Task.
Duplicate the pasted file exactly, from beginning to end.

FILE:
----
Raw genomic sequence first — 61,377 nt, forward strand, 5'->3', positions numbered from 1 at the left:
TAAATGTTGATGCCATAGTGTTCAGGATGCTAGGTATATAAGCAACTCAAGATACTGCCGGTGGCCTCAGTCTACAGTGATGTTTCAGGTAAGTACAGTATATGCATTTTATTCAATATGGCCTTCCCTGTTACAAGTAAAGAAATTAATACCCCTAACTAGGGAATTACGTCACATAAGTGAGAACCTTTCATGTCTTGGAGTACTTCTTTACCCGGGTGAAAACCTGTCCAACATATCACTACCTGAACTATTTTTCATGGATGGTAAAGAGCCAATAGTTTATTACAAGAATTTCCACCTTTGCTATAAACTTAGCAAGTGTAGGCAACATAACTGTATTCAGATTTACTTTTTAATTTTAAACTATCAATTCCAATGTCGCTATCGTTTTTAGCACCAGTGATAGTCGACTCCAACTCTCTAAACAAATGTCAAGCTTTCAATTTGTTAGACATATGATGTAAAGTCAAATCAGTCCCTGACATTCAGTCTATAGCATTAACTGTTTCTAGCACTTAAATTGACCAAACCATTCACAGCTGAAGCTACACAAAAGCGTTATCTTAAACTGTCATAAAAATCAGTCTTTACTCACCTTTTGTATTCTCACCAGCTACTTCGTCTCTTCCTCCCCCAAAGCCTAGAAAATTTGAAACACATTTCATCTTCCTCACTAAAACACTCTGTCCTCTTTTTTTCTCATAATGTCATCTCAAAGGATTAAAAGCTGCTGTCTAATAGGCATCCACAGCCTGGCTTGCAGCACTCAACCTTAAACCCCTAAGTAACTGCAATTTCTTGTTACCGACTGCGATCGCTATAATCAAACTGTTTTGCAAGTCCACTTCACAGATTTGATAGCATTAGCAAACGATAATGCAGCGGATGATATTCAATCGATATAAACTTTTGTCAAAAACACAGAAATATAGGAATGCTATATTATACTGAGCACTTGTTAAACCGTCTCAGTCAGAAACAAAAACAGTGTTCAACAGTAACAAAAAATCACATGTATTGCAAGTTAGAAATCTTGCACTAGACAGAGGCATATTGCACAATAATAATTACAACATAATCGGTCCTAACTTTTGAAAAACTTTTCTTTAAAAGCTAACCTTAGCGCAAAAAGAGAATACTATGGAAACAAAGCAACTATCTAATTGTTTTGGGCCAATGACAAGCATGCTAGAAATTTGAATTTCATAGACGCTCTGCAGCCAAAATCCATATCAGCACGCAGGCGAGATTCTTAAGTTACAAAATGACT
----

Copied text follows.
Raw genomic sequence first — 61,377 nt, forward strand, 5'->3', positions numbered from 1 at the left:
TAAATGTTGATGCCATAGTGTTCAGGATGCTAGGTATATAAGCAACTCAAGATACTGCCGGTGGCCTCAGTCTACAGTGATGTTTCAGGTAAGTACAGTATATGCATTTTATTCAATATGGCCTTCCCTGTTACAAGTAAAGAAATTAATACCCCTAACTAGGGAATTACGTCACATAAGTGAGAACCTTTCATGTCTTGGAGTACTTCTTTACCCGGGTGAAAACCTGTCCAACATATCACTACCTGAACTATTTTTCATGGATGGTAAAGAGCCAATAGTTTATTACAAGAATTTCCACCTTTGCTATAAACTTAGCAAGTGTAGGCAACATAACTGTATTCAGATTTACTTTTTAATTTTAAACTATCAATTCCAATGTCGCTATCGTTTTTAGCACCAGTGATAGTCGACTCCAACTCTCTAAACAAATGTCAAGCTTTCAATTTGTTAGACATATGATGTAAAGTCAAATCAGTCCCTGACATTCAGTCTATAGCATTAACTGTTTCTAGCACTTAAATTGACCAAACCATTCACAGCTGAAGCTACACAAAAGCGTTATCTTAAACTGTCATAAAAATCAGTCTTTACTCACCTTTTGTATTCTCACCAGCTACTTCGTCTCTTCCTCCCCCAAAGCCTAGAAAATTTGAAACACATTTCATCTTCCTCACTAAAACACTCTGTCCTCTTTTTTTCTCATAATGTCATCTCAAAGGATTAAAAGCTGCTGTCTAATAGGCATCCACAGCCTGGCTTGCAGCACTCAACCTTAAACCCCTAAGTAACTGCAATTTCTTGTTACCGACTGCGATCGCTATAATCAAACTGTTTTGCAAGTCCACTTCACAGATTTGATAGCATTAGCAAACGATAATGCAGCGGATGATATTCAATCGATATAAACTTTTGTCAAAAACACAGAAATATAGGAATGCTATATTATACTGAGCACTTGTTAAACCGTCTCAGTCAGAAACAAAAACAGTGTTCAACAGTAACAAAAAATCACATGTATTGCAAGTTAGAAATCTTGCACTAGACAGAGGCATATTGCACAATAATAATTACAACATAATCGGTCCTAACTTTTGAAAAACTTTTCTTTAAAAGCTAACCTTAGCGCAAAAAGAGAATACTATGGAAACAAAGCAACTATCTAATTGTTTTGGGCCAATGACAAGCATGCTAGAAATTTGAATTTCATAGACGCTCTGCAGCCAAAATCCATATCAGCACGCAGGCGAGATTCTTAAGTTACAAAATGACT